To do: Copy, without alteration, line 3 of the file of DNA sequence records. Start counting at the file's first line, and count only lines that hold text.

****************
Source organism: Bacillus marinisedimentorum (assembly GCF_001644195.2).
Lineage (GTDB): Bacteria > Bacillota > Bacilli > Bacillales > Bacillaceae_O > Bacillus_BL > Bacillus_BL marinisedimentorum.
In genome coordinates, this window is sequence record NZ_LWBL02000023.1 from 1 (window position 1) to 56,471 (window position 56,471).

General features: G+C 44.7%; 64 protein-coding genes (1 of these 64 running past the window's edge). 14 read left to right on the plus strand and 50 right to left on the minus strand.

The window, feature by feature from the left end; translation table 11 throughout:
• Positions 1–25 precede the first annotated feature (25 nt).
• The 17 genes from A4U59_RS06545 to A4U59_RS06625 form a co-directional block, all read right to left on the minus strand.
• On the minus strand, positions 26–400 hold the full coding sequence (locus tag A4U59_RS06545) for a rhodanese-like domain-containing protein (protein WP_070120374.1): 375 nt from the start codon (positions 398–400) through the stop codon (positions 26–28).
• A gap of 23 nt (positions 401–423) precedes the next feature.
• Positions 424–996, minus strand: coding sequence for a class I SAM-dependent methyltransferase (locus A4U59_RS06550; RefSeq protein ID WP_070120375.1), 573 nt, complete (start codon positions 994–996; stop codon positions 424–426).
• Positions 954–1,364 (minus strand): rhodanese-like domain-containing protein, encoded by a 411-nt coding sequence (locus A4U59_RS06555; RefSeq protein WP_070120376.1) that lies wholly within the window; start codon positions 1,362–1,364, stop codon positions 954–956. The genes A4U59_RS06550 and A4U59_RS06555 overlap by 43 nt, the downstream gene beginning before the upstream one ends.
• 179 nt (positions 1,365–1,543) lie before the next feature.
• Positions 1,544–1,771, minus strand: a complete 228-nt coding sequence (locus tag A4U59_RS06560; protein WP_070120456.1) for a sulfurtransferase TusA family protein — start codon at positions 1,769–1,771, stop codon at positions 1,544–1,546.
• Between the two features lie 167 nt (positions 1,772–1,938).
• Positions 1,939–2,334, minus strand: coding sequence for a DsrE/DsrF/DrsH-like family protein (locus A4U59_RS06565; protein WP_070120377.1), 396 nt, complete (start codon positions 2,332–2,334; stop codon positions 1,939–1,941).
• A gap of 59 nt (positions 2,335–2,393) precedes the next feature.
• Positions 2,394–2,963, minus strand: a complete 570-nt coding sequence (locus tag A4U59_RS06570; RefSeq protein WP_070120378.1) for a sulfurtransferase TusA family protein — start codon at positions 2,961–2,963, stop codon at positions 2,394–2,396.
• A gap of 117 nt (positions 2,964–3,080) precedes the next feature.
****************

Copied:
In genome coordinates, this window is sequence record NZ_LWBL02000023.1 from 1 (window position 1) to 56,471 (window position 56,471).